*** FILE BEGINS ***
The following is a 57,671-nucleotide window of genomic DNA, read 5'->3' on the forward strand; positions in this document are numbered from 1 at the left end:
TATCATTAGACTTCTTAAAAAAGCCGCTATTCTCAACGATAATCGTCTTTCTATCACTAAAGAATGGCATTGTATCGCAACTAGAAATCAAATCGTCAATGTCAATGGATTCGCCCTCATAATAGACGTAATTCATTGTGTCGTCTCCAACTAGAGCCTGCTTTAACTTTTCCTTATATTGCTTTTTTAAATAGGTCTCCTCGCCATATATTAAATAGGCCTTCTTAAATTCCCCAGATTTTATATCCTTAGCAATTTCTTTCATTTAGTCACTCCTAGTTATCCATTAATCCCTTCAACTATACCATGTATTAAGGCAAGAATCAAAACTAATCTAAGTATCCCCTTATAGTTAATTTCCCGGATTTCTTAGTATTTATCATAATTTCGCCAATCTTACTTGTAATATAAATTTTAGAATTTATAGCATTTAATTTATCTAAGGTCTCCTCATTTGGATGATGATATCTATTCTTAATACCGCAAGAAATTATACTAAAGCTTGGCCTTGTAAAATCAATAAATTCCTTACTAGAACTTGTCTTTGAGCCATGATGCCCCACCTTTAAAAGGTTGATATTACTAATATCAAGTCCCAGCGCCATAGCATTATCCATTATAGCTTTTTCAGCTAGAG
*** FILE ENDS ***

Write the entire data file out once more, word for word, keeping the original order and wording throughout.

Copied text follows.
The following is a 57,671-nucleotide window of genomic DNA, read 5'->3' on the forward strand; positions in this document are numbered from 1 at the left end:
TATCATTAGACTTCTTAAAAAAGCCGCTATTCTCAACGATAATCGTCTTTCTATCACTAAAGAATGGCATTGTATCGCAACTAGAAATCAAATCGTCAATGTCAATGGATTCGCCCTCATAATAGACGTAATTCATTGTGTCGTCTCCAACTAGAGCCTGCTTTAACTTTTCCTTATATTGCTTTTTTAAATAGGTCTCCTCGCCATATATTAAATAGGCCTTCTTAAATTCCCCAGATTTTATATCCTTAGCAATTTCTTTCATTTAGTCACTCCTAGTTATCCATTAATCCCTTCAACTATACCATGTATTAAGGCAAGAATCAAAACTAATCTAAGTATCCCCTTATAGTTAATTTCCCGGATTTCTTAGTATTTATCATAATTTCGCCAATCTTACTTGTAATATAAATTTTAGAATTTATAGCATTTAATTTATCTAAGGTCTCCTCATTTGGATGATGATATCTATTCTTAATACCGCAAGAAATTATACTAAAGCTTGGCCTTGTAAAATCAATAAATTCCTTACTAGAACTTGTCTTTGAGCCATGATGCCCCACCTTTAAAAGGTTGATATTACTAATATCAAGTCCCAGCGCCATAGCATTATCCATTATAGCTTTTTCAGCTAGAG